gavelA recent decision of the 10th Circuit Court of Appeals, Ortega v. New Mexico Legal Aid, Inc., et al. (No. 15-2098, 10th Cir. March 29, 2016) reiterates that if a collective bargaining agreement contains a grievance process, that process must be completed before an employee can assert a breach of contract claim against the employer. Mina Ortega was an attorney with New Mexico Legal Aid, Inc (“NMLA”).  She was a member of a labor association that had a collective bargaining agreement with NMLA. The collective bargaining agreement contained a multi-level grievance procedure that provided for the resolution of disputes over discipline matters, including discharge.

Ortega commenced the grievance process over her discharge but stopped short of completing the process and instead initiated a lawsuit in federal district court. She alleged, among other things, that her discharge was a violation of the collective bargaining agreement. NMLA moved to dismiss the lawsuit on the basis that Ortega was required to exhaust the grievance process before she could proceed with a lawsuit. The district court agreed with NMLA and Ortega appealed. The 10th Circuit upheld the decision of the district court. Citing several Supreme Court cases, the 10th Circuit held that in the absence of a clear understanding that a union or employer are free to avoid a grievance procedure in a collective bargaining agreement, that procedure must be exhausted before any suit can be brought. Further, any doubt as to the clear understanding of the parties must be resolved in favor of the grievance process. While the collective bargaining agreement at issue in Ortega provided that “

[n]othing contained herein shall limit or otherwise exclude any grievant from seeking redress from any government agency, regulatory body or court of law” the court held that such language did not evidence an express agreement that particular matters are not subject to the grievance process. The court apparently agreed with NMLA that such language was intended to preserve an employee’s rights to pursue claims not subject to the collective bargaining agreement such as a charge of discrimination filed with the Equal Employment Opportunity Commission (EEOC). In any event, the court determined that such language did not evince an unequivocal intent to remove discharge claims from the grievance process and any doubt regarding that intent must be resolved in favor of the process.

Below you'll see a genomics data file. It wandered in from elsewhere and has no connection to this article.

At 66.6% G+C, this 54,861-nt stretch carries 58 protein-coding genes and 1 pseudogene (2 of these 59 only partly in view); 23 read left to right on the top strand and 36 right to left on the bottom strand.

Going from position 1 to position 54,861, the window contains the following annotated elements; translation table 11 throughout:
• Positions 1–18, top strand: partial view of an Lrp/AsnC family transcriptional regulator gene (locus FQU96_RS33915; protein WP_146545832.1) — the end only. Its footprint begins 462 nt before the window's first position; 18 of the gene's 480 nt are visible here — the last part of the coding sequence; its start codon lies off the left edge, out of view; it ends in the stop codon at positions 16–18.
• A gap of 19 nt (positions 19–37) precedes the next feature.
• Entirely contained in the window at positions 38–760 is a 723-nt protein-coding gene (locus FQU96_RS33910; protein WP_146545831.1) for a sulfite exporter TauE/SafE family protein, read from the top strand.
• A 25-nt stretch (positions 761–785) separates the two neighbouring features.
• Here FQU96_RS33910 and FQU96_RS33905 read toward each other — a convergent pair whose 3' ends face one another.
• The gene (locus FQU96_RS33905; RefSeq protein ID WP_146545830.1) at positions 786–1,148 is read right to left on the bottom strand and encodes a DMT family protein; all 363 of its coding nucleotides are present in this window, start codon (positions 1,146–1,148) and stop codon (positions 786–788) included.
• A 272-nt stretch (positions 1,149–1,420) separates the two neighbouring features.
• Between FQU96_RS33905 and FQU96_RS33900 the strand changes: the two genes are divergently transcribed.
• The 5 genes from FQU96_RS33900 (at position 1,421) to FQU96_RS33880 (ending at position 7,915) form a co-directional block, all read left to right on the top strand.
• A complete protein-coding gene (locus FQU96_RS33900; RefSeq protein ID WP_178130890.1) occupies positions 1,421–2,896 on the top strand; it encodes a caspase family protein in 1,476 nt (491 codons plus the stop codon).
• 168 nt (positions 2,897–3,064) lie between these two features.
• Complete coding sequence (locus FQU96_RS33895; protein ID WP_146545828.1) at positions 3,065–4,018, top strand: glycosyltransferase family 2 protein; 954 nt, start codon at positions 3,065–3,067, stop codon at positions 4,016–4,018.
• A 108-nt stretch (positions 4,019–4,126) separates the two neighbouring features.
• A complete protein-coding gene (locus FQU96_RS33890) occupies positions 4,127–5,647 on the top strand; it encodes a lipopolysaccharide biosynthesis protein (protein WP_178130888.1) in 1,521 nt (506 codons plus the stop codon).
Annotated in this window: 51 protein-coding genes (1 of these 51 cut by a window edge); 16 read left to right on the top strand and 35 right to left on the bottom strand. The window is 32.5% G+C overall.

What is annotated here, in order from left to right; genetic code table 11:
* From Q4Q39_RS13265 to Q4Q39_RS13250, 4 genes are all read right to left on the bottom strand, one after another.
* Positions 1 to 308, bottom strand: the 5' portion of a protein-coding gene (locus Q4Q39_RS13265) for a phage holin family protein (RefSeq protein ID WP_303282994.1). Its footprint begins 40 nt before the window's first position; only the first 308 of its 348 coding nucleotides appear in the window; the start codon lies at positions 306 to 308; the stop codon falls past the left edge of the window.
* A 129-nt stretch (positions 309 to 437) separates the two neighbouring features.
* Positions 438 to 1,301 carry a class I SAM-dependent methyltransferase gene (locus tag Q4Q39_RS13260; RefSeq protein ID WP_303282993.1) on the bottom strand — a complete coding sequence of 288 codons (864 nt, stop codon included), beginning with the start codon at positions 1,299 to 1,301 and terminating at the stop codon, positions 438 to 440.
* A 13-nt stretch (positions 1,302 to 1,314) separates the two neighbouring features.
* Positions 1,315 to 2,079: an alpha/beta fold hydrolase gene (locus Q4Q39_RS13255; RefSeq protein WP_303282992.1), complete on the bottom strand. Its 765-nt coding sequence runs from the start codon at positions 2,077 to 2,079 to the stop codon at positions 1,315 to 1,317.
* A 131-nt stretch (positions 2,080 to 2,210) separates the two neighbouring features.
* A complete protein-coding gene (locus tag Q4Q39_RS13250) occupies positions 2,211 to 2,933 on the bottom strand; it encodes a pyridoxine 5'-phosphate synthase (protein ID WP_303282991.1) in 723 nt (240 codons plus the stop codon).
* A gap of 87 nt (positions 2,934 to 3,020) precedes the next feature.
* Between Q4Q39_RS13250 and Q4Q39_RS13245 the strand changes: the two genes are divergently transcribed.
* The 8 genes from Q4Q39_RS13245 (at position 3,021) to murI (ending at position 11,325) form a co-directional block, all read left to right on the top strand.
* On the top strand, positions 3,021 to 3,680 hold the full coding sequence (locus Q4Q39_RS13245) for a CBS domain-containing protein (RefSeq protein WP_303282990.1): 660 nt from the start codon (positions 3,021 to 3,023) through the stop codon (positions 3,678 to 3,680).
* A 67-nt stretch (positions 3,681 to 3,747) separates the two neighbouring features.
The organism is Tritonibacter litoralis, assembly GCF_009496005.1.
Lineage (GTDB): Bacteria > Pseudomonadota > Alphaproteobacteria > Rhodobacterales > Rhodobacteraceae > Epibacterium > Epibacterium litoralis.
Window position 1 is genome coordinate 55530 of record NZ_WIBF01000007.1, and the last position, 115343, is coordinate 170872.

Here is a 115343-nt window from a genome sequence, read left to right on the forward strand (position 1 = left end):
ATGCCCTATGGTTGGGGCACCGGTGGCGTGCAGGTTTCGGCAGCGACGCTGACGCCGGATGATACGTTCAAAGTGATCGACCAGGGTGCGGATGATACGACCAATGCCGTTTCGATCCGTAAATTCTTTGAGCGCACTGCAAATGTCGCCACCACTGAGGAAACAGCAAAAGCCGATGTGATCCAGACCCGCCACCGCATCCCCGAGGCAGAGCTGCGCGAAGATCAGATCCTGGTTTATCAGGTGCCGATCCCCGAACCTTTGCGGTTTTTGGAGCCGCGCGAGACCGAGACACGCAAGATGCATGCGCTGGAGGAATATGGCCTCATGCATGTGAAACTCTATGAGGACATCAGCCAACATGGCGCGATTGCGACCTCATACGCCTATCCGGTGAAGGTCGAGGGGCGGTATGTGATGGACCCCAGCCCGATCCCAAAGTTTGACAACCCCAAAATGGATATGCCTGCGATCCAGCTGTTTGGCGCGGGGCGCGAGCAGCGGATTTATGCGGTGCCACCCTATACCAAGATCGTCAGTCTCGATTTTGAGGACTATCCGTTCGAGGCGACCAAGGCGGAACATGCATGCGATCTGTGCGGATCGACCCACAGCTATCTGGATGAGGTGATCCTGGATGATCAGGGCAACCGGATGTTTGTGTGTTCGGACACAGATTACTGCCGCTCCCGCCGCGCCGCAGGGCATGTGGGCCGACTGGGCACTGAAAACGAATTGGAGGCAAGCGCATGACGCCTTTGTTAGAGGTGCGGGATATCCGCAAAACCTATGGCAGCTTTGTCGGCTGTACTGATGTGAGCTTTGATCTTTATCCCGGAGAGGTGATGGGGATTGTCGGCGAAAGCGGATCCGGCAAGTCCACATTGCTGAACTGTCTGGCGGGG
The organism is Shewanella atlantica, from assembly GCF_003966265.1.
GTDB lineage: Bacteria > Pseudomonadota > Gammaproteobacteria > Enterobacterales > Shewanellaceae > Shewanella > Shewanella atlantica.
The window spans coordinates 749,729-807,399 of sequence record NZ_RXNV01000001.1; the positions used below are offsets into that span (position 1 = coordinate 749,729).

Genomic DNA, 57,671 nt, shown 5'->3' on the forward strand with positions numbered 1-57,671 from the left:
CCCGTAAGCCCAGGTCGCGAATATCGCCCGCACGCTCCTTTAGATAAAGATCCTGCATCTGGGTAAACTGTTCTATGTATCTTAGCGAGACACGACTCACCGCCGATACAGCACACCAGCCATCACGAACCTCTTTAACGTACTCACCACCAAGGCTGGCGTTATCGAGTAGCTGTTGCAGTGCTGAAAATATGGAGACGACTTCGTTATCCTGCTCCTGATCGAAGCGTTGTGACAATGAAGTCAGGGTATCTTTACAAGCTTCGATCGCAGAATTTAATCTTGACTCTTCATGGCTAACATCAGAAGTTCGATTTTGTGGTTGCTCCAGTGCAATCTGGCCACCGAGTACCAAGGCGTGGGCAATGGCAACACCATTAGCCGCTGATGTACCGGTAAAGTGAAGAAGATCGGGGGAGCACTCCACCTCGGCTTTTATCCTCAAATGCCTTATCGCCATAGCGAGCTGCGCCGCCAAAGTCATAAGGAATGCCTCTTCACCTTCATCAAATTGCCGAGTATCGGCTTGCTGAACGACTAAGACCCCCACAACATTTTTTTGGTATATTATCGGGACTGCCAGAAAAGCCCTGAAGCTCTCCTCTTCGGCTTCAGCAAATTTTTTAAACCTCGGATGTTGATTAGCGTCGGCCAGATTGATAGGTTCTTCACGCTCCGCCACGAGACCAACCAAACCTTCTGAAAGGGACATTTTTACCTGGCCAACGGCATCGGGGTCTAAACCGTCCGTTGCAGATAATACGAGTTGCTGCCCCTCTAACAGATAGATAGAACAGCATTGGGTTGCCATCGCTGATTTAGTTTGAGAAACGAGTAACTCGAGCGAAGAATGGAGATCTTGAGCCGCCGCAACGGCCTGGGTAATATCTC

The Ortega decision demonstrates that the doctrine of exhaustion of administrative remedies applies to breach of collective bargaining claims.  Employees subject to collective bargaining agreements that contain grievance procedures must exhaust those procedures before they may proceed to court. Their failure to do so is likely fatal to any claims they may bring.

If you’d like to learn more about this decision, please contact me.

Michael Schreiner is a senior litigator at Caplan and Earnest LLC. He may be reached at 303-443-8010 or [email protected].